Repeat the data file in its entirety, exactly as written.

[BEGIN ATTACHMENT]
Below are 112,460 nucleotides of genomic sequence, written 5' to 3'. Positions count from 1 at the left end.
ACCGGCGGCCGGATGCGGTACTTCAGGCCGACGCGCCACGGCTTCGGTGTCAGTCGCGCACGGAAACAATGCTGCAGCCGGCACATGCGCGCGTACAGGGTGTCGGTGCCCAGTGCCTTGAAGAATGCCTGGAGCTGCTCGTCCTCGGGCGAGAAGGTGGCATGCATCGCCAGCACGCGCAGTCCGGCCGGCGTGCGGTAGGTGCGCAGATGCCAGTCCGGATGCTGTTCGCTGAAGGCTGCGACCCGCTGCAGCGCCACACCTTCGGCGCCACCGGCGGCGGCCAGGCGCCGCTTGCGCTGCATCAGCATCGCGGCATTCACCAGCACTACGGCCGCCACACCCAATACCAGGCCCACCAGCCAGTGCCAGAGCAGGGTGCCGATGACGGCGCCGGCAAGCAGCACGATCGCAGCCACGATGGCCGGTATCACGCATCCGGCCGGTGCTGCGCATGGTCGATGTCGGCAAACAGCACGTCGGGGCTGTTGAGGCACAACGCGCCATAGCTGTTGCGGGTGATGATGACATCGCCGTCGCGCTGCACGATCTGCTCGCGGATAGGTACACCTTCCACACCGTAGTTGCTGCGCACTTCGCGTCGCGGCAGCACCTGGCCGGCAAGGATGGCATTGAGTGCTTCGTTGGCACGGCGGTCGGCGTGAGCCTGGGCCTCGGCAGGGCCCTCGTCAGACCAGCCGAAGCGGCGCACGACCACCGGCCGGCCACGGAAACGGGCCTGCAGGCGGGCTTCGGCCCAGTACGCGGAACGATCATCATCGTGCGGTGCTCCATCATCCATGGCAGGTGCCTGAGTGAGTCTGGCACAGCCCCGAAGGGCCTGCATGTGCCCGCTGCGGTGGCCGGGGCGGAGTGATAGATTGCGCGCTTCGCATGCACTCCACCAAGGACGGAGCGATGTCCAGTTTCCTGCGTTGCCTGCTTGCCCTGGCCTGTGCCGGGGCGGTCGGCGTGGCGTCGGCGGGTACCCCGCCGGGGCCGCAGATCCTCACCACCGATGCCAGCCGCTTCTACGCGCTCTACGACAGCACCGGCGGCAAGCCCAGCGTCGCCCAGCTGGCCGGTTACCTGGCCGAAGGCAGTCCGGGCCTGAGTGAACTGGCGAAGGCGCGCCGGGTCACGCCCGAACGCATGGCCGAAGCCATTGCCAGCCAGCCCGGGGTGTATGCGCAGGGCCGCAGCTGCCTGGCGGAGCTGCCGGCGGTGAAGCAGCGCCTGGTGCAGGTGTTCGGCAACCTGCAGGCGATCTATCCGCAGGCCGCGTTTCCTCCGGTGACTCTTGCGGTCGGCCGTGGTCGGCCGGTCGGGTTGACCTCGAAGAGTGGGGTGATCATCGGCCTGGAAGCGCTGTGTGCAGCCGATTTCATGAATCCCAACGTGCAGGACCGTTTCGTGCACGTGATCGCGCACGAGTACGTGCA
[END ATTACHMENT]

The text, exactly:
Below are 112,460 nucleotides of genomic sequence, written 5' to 3'. Positions count from 1 at the left end.
ACCGGCGGCCGGATGCGGTACTTCAGGCCGACGCGCCACGGCTTCGGTGTCAGTCGCGCACGGAAACAATGCTGCAGCCGGCACATGCGCGCGTACAGGGTGTCGGTGCCCAGTGCCTTGAAGAATGCCTGGAGCTGCTCGTCCTCGGGCGAGAAGGTGGCATGCATCGCCAGCACGCGCAGTCCGGCCGGCGTGCGGTAGGTGCGCAGATGCCAGTCCGGATGCTGTTCGCTGAAGGCTGCGACCCGCTGCAGCGCCACACCTTCGGCGCCACCGGCGGCGGCCAGGCGCCGCTTGCGCTGCATCAGCATCGCGGCATTCACCAGCACTACGGCCGCCACACCCAATACCAGGCCCACCAGCCAGTGCCAGAGCAGGGTGCCGATGACGGCGCCGGCAAGCAGCACGATCGCAGCCACGATGGCCGGTATCACGCATCCGGCCGGTGCTGCGCATGGTCGATGTCGGCAAACAGCACGTCGGGGCTGTTGAGGCACAACGCGCCATAGCTGTTGCGGGTGATGATGACATCGCCGTCGCGCTGCACGATCTGCTCGCGGATAGGTACACCTTCCACACCGTAGTTGCTGCGCACTTCGCGTCGCGGCAGCACCTGGCCGGCAAGGATGGCATTGAGTGCTTCGTTGGCACGGCGGTCGGCGTGAGCCTGGGCCTCGGCAGGGCCCTCGTCAGACCAGCCGAAGCGGCGCACGACCACCGGCCGGCCACGGAAACGGGCCTGCAGGCGGGCTTCGGCCCAGTACGCGGAACGATCATCATCGTGCGGTGCTCCATCATCCATGGCAGGTGCCTGAGTGAGTCTGGCACAGCCCCGAAGGGCCTGCATGTGCCCGCTGCGGTGGCCGGGGCGGAGTGATAGATTGCGCGCTTCGCATGCACTCCACCAAGGACGGAGCGATGTCCAGTTTCCTGCGTTGCCTGCTTGCCCTGGCCTGTGCCGGGGCGGTCGGCGTGGCGTCGGCGGGTACCCCGCCGGGGCCGCAGATCCTCACCACCGATGCCAGCCGCTTCTACGCGCTCTACGACAGCACCGGCGGCAAGCCCAGCGTCGCCCAGCTGGCCGGTTACCTGGCCGAAGGCAGTCCGGGCCTGAGTGAACTGGCGAAGGCGCGCCGGGTCACGCCCGAACGCATGGCCGAAGCCATTGCCAGCCAGCCCGGGGTGTATGCGCAGGGCCGCAGCTGCCTGGCGGAGCTGCCGGCGGTGAAGCAGCGCCTGGTGCAGGTGTTCGGCAACCTGCAGGCGATCTATCCGCAGGCCGCGTTTCCTCCGGTGACTCTTGCGGTCGGCCGTGGTCGGCCGGTCGGGTTGACCTCGAAGAGTGGGGTGATCATCGGCCTGGAAGCGCTGTGTGCAGCCGATTTCATGAATCCCAACGTGCAGGACCGTTTCGTGCACGTGATCGCGCACGAGTACGTGCA